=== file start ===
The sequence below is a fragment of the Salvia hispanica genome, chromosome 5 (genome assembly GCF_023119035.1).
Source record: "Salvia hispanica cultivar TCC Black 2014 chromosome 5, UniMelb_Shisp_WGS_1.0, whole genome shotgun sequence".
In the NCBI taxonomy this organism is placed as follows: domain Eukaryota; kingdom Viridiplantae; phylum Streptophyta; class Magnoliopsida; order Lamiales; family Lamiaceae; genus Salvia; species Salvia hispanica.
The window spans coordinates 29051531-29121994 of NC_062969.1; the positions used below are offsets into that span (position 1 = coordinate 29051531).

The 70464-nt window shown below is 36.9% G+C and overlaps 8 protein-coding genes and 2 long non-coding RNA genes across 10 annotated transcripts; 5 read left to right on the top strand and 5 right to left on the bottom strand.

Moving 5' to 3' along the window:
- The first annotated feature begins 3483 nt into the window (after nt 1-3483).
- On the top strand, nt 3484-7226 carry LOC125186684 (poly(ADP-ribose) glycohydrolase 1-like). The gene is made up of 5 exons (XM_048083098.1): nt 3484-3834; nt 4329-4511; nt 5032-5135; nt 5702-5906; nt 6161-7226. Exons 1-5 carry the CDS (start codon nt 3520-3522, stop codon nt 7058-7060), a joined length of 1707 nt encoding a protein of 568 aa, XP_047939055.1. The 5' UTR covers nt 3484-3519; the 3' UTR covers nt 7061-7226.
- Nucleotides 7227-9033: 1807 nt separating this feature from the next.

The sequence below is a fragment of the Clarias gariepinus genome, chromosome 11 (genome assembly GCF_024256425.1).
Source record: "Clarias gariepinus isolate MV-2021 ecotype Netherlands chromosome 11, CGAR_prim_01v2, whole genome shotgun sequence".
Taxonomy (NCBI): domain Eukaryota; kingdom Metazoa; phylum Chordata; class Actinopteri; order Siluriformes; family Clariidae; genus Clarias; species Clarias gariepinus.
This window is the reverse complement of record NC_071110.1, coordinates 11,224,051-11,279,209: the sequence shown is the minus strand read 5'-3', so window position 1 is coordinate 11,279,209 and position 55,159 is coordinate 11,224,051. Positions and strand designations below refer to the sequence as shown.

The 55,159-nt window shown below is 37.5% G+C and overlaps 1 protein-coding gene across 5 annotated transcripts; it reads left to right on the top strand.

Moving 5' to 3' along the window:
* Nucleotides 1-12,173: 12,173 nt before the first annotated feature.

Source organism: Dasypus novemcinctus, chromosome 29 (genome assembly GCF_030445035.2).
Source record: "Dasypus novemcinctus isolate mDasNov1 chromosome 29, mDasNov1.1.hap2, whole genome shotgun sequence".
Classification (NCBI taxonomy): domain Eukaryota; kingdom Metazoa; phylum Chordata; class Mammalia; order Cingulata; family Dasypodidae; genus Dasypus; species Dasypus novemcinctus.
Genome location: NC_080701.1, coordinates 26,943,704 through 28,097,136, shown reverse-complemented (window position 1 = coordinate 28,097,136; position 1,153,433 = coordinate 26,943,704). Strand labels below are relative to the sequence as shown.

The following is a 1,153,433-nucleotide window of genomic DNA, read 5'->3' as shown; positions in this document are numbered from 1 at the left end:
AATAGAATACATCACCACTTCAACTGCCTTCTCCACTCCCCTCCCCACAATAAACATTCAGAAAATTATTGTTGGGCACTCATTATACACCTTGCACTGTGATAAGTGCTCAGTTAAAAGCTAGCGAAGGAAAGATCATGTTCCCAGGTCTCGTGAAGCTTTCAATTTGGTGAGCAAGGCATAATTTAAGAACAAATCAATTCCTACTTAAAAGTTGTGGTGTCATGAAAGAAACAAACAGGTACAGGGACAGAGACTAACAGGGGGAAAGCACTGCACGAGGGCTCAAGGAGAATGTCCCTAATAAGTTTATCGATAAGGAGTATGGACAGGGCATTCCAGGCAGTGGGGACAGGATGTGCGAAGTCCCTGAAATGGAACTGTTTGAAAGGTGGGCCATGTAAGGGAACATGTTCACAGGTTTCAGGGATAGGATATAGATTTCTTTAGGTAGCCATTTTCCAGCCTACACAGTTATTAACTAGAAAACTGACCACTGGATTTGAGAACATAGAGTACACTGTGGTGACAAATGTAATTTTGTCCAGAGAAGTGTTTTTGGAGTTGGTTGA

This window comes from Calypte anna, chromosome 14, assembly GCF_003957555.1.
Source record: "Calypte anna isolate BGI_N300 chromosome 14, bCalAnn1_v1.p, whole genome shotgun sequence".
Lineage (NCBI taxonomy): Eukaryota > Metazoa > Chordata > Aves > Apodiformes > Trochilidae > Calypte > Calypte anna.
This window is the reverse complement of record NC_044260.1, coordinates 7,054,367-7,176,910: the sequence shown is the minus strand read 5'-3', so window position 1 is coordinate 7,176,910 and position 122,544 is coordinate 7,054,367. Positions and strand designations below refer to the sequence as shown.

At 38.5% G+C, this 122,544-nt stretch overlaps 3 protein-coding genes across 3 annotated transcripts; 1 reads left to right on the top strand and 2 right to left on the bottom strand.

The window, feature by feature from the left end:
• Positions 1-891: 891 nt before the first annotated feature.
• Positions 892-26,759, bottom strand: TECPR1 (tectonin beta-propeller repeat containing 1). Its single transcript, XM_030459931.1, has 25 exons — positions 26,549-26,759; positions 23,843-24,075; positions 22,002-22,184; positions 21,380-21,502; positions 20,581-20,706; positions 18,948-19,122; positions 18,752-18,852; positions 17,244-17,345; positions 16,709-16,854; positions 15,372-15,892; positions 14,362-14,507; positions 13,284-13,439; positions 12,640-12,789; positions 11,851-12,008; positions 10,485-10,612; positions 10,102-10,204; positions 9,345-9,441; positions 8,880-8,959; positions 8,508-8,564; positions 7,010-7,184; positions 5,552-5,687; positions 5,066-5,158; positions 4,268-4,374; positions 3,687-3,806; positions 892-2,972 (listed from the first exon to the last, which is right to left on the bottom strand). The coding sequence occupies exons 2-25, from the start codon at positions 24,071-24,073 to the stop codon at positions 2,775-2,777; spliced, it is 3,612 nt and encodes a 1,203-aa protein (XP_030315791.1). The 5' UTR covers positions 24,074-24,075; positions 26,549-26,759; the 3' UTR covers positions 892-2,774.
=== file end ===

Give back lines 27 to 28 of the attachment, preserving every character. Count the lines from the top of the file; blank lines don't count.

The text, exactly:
At 38.5% G+C, this 122,544-nt stretch overlaps 3 protein-coding genes across 3 annotated transcripts; 1 reads left to right on the top strand and 2 right to left on the bottom strand.

The window, feature by feature from the left end: